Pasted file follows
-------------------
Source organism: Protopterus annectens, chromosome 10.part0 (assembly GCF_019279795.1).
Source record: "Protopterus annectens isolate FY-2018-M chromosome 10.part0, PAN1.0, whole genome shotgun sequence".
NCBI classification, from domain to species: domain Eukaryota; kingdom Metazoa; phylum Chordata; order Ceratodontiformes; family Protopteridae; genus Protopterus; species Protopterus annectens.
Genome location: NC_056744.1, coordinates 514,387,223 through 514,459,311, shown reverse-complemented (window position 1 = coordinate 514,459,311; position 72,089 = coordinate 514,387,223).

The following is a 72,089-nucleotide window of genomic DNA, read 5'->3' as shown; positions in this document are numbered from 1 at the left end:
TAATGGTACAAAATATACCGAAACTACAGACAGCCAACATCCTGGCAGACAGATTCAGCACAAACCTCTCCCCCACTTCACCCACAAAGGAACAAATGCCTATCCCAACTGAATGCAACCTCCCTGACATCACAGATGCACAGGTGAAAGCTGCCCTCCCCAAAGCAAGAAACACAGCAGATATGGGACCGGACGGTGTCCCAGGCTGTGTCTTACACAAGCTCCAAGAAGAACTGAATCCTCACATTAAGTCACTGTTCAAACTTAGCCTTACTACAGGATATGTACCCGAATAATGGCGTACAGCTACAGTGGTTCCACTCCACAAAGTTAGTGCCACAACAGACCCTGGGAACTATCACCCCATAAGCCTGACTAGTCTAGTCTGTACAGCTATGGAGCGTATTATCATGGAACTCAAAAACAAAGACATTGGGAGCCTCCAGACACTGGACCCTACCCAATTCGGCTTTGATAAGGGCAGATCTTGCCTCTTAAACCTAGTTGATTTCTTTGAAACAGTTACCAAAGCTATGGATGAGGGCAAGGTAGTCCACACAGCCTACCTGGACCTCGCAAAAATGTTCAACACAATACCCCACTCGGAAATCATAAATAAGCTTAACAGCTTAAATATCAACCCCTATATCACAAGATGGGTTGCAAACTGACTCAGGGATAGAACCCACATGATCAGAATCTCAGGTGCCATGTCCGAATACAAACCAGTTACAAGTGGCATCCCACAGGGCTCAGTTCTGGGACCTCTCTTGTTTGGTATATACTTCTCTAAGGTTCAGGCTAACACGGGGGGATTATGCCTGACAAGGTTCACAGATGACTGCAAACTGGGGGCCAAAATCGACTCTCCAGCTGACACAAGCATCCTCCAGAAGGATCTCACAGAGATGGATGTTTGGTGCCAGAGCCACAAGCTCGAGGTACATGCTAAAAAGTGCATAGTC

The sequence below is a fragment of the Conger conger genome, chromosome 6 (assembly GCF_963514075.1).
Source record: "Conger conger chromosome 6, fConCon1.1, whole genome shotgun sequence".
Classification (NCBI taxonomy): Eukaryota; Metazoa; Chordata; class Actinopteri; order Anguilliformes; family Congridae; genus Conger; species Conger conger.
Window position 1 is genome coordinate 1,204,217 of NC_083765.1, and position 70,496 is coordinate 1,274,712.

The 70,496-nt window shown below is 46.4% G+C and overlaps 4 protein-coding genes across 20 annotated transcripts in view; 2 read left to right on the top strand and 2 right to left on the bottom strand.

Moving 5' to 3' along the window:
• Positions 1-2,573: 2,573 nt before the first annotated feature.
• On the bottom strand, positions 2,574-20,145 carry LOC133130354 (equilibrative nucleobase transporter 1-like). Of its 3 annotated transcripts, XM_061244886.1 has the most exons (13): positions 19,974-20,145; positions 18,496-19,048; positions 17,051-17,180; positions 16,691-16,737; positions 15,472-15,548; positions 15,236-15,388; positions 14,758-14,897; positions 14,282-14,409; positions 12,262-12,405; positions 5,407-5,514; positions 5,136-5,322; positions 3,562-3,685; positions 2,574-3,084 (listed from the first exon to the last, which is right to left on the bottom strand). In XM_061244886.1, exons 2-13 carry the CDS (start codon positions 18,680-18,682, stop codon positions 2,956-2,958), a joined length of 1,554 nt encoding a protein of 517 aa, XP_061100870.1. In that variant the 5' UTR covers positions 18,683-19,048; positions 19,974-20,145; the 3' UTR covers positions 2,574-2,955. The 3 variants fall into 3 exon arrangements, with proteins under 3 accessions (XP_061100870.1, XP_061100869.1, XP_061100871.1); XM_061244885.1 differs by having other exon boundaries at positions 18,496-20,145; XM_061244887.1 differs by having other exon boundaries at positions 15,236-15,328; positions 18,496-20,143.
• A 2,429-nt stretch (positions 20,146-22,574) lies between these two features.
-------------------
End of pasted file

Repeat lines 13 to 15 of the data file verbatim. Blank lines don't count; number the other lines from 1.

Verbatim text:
• Positions 1-2,573: 2,573 nt before the first annotated feature.
• On the bottom strand, positions 2,574-20,145 carry LOC133130354 (equilibrative nucleobase transporter 1-like). Of its 3 annotated transcripts, XM_061244886.1 has the most exons (13): positions 19,974-20,145; positions 18,496-19,048; positions 17,051-17,180; positions 16,691-16,737; positions 15,472-15,548; positions 15,236-15,388; positions 14,758-14,897; positions 14,282-14,409; positions 12,262-12,405; positions 5,407-5,514; positions 5,136-5,322; positions 3,562-3,685; positions 2,574-3,084 (listed from the first exon to the last, which is right to left on the bottom strand). In XM_061244886.1, exons 2-13 carry the CDS (start codon positions 18,680-18,682, stop codon positions 2,956-2,958), a joined length of 1,554 nt encoding a protein of 517 aa, XP_061100870.1. In that variant the 5' UTR covers positions 18,683-19,048; positions 19,974-20,145; the 3' UTR covers positions 2,574-2,955. The 3 variants fall into 3 exon arrangements, with proteins under 3 accessions (XP_061100870.1, XP_061100869.1, XP_061100871.1); XM_061244885.1 differs by having other exon boundaries at positions 18,496-20,145; XM_061244887.1 differs by having other exon boundaries at positions 15,236-15,328; positions 18,496-20,143.
• A 2,429-nt stretch (positions 20,146-22,574) lies between these two features.